Film Reviews

Film Review: The Day After (Geu-hu)


South Korean writer-director Hong Sang-soo (Right Now, Wrong Then [2015]) lays out, in his latest work, an enjoyably jumbled art piece that blends recent past, uncertain present, and relative future free of any flashback or flash-forward devices.

Bongwan is a 50-something owner of a small publishing house. Of late, he has taken to rising before dawn, but the nature of his sudden-onset insomnia is unclear at first. His wife is perplexed, while he seems to be taking it in stride.

The Day After incisively, insightfully deconstructs the love relationship, the sexual relationship, and the relationship of mere romantic intrigue, and Hong places these puzzle pieces side by side and interlocking. However, the resulting picture is no static image with all its parts in predictably proper order.

It’s more like a Picasso sketch in motion. Emotions are (sometimes hilariously) exaggerated. Characterizations twist and flow to and fro. Dialogue repeats and scenes feel out of sequence. Thus does the director perform the important artistic task of disorientation. He wants to keep the viewer off balance and wondering when, relative to previous scenes, the action is taking place.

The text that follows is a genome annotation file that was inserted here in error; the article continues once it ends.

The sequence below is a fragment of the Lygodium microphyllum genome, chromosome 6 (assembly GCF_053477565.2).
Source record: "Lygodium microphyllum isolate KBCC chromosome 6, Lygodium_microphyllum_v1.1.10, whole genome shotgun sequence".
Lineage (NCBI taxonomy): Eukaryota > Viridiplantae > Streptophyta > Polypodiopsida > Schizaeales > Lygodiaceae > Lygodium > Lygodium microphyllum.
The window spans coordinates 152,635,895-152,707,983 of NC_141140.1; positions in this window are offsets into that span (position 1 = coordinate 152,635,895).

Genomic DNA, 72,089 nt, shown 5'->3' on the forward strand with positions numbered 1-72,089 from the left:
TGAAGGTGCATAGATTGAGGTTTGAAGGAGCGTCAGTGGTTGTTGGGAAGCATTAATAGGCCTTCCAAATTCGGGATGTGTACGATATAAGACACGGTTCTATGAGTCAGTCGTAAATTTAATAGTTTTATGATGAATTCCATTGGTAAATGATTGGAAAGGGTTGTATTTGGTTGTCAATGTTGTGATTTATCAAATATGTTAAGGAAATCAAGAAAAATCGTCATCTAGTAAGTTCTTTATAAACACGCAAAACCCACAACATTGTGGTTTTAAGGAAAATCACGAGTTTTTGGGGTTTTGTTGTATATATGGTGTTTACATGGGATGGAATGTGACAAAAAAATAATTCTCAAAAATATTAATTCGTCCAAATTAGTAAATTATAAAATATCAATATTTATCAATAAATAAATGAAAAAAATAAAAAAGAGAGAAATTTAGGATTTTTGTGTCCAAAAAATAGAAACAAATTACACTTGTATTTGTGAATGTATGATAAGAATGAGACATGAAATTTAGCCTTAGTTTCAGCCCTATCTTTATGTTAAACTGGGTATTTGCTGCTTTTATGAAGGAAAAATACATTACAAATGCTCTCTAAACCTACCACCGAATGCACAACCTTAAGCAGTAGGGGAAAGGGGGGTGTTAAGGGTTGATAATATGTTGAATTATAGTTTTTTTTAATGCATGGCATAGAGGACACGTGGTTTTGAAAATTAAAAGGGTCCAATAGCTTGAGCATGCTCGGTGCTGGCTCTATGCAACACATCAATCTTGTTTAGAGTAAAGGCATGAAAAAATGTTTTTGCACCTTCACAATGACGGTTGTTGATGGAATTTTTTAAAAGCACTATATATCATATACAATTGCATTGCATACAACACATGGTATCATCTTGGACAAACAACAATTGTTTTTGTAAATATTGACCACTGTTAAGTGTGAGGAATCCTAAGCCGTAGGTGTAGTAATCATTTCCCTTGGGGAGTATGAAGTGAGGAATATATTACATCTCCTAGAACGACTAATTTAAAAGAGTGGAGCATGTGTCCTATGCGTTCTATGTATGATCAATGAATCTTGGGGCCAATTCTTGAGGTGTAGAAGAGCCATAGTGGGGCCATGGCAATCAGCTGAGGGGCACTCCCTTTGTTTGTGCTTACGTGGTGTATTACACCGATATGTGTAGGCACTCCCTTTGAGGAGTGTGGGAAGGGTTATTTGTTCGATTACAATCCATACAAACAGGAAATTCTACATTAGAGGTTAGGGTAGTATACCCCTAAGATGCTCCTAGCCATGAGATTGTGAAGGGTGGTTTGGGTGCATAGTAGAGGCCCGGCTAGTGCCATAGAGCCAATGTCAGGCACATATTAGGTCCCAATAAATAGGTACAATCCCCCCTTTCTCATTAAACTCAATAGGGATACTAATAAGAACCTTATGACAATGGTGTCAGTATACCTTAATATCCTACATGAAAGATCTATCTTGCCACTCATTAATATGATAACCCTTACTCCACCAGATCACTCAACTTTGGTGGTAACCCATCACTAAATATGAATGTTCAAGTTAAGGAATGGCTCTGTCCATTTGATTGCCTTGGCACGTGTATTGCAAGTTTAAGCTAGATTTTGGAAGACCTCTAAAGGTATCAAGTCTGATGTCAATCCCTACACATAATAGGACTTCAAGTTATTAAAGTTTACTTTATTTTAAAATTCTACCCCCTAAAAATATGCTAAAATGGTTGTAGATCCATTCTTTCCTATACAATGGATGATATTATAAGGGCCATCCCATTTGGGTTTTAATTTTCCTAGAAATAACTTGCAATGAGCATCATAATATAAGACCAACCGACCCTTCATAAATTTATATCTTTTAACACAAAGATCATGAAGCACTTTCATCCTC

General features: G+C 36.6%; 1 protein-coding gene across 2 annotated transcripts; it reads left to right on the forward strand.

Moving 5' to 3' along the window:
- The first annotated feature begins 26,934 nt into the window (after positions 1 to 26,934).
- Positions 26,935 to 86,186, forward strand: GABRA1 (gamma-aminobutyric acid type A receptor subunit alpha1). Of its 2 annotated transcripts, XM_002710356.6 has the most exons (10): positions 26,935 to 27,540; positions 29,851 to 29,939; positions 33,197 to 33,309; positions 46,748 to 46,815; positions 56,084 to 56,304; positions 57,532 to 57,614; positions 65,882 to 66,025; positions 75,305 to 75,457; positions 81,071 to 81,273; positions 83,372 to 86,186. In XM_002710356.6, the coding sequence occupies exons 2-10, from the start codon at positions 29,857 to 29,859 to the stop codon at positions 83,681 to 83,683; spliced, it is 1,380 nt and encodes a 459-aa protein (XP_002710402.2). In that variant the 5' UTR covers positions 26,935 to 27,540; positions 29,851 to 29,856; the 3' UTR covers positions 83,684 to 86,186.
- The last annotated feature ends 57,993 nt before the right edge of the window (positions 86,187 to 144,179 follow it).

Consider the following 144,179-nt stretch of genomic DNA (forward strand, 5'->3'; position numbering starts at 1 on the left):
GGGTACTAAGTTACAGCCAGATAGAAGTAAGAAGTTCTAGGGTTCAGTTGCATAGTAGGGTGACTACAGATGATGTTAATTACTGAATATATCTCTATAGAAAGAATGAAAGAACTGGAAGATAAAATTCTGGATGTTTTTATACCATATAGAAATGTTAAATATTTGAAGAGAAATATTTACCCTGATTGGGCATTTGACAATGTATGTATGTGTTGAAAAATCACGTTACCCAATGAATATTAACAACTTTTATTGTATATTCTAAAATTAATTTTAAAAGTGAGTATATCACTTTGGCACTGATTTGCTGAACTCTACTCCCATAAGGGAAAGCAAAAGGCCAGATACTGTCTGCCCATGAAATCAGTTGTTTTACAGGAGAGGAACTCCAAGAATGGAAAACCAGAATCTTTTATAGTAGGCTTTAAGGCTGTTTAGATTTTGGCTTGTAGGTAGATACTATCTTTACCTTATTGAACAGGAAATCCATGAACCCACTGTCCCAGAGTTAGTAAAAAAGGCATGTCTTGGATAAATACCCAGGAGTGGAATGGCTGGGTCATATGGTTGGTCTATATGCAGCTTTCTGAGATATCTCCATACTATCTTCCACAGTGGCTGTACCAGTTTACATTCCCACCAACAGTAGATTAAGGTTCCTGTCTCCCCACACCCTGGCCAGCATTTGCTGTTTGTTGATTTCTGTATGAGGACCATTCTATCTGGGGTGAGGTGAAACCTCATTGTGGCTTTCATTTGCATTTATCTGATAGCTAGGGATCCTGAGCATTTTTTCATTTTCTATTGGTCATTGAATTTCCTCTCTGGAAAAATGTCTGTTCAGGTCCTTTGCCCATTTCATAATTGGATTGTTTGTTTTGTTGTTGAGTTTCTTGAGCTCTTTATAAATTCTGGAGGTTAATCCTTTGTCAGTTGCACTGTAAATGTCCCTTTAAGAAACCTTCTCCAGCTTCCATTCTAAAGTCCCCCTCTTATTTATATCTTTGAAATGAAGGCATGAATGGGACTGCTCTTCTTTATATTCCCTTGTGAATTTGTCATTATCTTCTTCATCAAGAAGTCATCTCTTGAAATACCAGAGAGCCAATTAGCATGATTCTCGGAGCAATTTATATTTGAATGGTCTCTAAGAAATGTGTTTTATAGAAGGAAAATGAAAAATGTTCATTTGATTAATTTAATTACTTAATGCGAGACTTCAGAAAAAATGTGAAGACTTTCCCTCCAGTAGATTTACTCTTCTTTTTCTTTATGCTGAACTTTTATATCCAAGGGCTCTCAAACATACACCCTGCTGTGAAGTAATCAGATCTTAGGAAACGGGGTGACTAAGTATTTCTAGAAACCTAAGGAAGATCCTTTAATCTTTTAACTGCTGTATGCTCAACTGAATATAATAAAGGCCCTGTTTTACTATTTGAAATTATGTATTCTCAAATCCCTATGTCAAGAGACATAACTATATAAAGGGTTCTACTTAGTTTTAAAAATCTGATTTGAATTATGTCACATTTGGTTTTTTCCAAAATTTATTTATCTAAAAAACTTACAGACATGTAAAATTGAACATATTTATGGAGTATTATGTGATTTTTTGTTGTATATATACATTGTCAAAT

But, while the filmmaker has created a playfully, pleasantly disarranged artwok, that is not the end, but the means. His fractured mirror here draws us in for a closer look. What sense can we make of these proceedings? What sense do they make to these characters? Doesn’t this all sound very familiar? These questions constitute the sweetspot Hong hits in this quasi-surreal story of love and quasi-love. Why are the questions that he asks us to ask so spot-on? Because, who among us— while experiencing relationships comparable to those of these characters—hasn’t asked themselves the very same things?

Hong brings to mind Luis Buñuel’s vanguard, thoroughly thought-provoking works. Black & white photography, repetition, discontinuous editing, and (to a lesser degree) characters who “inexplicably” remain in uncomfortable situations are all hallmarks of Buñuel’s magnificent masterpiece The Exterminating Angel (1962).

Black & white, of course, gives a film a more iconic, universal feel, while suggesting a certain timelessness in the story’s themes. In a movie like The Day After, color would bring unnecessary distractions to the eye and thus the mind. Parallels to Woody Allen’s Manhattan (1979) also exist here, including the bumbling of an older man who has gotten in over his head with a younger woman.

Which brings us back to Buñuel and elements of his 1977 classic That Obscure Object Of Desire (Cet obscur objet du désir). The director, of necessity, after an actress abandoned the project mid-production, cast a different actress in the same role and continued. The rare move turned out to be a brilliant one, as the “different person in the same role” effect substantially enhanced the film’s theme of repetitive, apparently masochistic behavior in a person’s romantic choices. Similarly, we see Bongwan having sometimes identical dialogues with his wife and with Changsook and Areum, two women who have worked for him. It’s the ages-old question: Do we keep dating (even marrying?) “the same person” over and over again?